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Sunday, February 21, 2010

Camden Schools - ACTION NOW!

Today's Courier-Post has yet another article about the poor administrative state of the Camden City School District. This investigation centers on the fact that the district has not been keeping truancy records, sending out notifications, nor working with the parents and courts to monitor truancy. Last week there was an article about the very poor record keeping around teacher absences. The real sticker on the truancy issue is that there are TWO STAFF PEOPLE assigned to direct this effort and they each make over $100,000 per year. They have staff people below them as well. What are they doing to earn these salaries?

The response from commenters and social media are predictable - anger, amazement at the temerity of the district, questions about the competence of the superintendent, etc. But the money quote from this story is as follows...

At the Nov. 17, 2009, Board of Education work session, Young revealed a bombshell that stunned several board members -- the school district had no truancy statistics, nor any plan to combat the ongoing problem.

Young said the district would be developing a new plan.

"I was surprised that for a year, the board has not been told there was no anti-truancy effort or a proactive effort to address truancy," board member Jose Delgado said he recalled thinking when he heard the news.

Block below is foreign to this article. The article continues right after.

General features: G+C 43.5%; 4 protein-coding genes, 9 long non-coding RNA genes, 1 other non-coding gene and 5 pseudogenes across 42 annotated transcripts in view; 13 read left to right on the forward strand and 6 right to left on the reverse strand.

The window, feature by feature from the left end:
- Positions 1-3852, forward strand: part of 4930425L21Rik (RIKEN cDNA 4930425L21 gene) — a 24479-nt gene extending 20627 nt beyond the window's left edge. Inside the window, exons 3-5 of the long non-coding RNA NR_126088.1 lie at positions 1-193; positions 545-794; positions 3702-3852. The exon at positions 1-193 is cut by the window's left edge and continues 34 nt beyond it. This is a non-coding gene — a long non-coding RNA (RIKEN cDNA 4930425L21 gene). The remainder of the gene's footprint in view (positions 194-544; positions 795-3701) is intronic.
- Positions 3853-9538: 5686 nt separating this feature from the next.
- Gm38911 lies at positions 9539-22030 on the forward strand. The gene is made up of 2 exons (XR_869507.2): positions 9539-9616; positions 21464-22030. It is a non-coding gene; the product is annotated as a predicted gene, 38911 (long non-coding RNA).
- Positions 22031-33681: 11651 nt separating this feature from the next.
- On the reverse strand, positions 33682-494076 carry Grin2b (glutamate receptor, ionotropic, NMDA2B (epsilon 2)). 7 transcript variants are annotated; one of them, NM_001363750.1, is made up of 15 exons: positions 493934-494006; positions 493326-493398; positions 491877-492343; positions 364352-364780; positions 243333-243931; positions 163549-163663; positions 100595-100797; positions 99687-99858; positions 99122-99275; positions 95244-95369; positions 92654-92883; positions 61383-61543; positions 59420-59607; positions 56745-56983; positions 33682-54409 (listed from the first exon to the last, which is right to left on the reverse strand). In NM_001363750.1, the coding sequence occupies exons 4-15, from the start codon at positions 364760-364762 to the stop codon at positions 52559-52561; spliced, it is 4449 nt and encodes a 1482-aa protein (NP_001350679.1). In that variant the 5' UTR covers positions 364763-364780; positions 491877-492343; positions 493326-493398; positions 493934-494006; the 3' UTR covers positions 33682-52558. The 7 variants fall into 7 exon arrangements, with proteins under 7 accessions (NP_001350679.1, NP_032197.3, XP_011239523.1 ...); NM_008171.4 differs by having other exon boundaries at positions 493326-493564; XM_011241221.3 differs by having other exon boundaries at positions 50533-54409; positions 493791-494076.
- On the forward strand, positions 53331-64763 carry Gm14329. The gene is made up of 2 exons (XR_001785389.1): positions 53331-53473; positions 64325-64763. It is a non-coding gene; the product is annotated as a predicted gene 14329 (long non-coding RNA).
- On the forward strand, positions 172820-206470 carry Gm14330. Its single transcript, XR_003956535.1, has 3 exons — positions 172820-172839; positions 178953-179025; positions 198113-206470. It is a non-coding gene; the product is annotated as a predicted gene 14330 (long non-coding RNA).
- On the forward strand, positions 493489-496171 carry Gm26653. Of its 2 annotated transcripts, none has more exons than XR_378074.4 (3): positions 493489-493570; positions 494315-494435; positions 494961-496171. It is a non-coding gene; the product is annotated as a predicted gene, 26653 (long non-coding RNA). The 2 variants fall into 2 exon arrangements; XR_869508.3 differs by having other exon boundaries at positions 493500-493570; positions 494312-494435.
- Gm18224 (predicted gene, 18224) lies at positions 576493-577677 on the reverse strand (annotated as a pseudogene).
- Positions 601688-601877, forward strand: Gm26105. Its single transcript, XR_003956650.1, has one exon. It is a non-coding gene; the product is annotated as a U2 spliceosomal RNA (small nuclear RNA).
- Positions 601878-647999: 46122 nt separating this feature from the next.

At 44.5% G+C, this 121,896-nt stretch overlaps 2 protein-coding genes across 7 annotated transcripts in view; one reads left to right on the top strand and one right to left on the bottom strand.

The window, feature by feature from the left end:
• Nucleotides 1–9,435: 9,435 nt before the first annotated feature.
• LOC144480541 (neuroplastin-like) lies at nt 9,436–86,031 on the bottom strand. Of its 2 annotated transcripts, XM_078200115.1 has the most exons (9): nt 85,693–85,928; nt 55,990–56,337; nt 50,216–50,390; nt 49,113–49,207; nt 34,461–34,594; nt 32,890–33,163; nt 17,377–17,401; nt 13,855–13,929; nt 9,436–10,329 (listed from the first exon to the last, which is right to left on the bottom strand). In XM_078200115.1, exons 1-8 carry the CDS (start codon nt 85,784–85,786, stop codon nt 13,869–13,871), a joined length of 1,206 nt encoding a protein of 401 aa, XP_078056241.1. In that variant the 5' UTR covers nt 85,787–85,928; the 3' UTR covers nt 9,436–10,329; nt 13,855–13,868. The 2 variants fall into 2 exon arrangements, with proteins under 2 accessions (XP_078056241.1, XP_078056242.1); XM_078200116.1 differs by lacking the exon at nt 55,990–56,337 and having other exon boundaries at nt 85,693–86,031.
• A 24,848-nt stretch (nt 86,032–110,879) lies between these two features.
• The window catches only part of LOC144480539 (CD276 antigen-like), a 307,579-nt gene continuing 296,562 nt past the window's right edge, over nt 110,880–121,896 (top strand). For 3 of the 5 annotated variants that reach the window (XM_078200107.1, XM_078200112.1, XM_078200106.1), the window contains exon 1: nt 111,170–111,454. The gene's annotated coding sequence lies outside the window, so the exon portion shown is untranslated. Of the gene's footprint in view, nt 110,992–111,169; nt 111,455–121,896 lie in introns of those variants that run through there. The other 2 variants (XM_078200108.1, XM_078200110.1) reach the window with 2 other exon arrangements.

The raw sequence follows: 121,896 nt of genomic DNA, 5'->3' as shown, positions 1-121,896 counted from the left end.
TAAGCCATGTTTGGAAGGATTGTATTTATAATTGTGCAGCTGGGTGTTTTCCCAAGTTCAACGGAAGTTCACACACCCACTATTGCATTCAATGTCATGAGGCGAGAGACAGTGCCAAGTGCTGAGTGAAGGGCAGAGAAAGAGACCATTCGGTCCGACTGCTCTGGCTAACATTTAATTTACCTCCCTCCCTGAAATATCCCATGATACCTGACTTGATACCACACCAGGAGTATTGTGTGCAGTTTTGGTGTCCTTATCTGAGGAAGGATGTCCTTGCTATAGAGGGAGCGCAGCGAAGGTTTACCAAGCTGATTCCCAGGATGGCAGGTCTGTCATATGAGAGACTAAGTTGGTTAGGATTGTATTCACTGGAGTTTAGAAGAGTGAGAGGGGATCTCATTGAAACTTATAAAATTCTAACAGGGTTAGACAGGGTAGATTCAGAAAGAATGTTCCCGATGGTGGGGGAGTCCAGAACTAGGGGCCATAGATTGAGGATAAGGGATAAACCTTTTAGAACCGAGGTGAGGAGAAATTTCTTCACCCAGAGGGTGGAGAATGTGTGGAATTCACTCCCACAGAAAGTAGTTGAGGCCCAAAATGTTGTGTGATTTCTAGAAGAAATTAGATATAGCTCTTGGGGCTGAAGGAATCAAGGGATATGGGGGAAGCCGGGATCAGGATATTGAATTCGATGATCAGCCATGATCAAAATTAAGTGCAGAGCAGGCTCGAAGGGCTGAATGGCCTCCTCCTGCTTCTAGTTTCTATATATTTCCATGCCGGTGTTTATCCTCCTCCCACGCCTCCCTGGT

The board had not been told??? Seriously???? Why isn't this a regularly reported piece of data to the board? For two years they have not seen any truancy data and the board member response is "the board has not been told" UNACCEPTABLE!

Frankly, I am tired of reading about the poor performance. I don't know the skills or value of the super and I don't care. Mainly because it is quite evident that the board has expected NOTHING. Here is what I am suggesting for the Camden City School District Board and I hope the new mayor of Camden, Dana Redd, is listening.

1. the board must set policy benchmarks for productivity in essential areas. They board must demand that the superintendent share her benchmarks for productivity and results in each of these areas:
  • teacher performance including attendance, evaluation, and progress
  • student performance including truancy, grade level performance, and progress toward graduation
  • security performance and safety in each building
  • availability of textbooks and technology by building and by classroom
  • incidence of suspension and dropout by building and grade
  • nutritional report on cafeteria food actually served by building
2. the board must demand responses from the superintendent on failure to meet benchmarks and hold the super accountable

3. the board must set a fiscal policy on rate of return for dollars spent in the district. Then they must demand that the superintendent justify all expenditures that do not support that policy. This is how inflated salaries and excess staff will be identified and remedied.

The board should not micro-manage the district. The superintendent is well paid to manage the district. The board, however, must set policy and hold the super accountable. The board does not wait to be told. The board sets policy and tells the super to provide information so they can assess the success of that policy.

The school board elections are in April. What is the plan for Camden's election? What and who will be on the ballot if anyone? Who will the mayor appoint and when will she share her vision for school improvement? Residents of Camden deserve and must demand answers to these questions.

Wednesday, February 3, 2010

School Violence

I know I will catch flack for this post, but this has to be aired.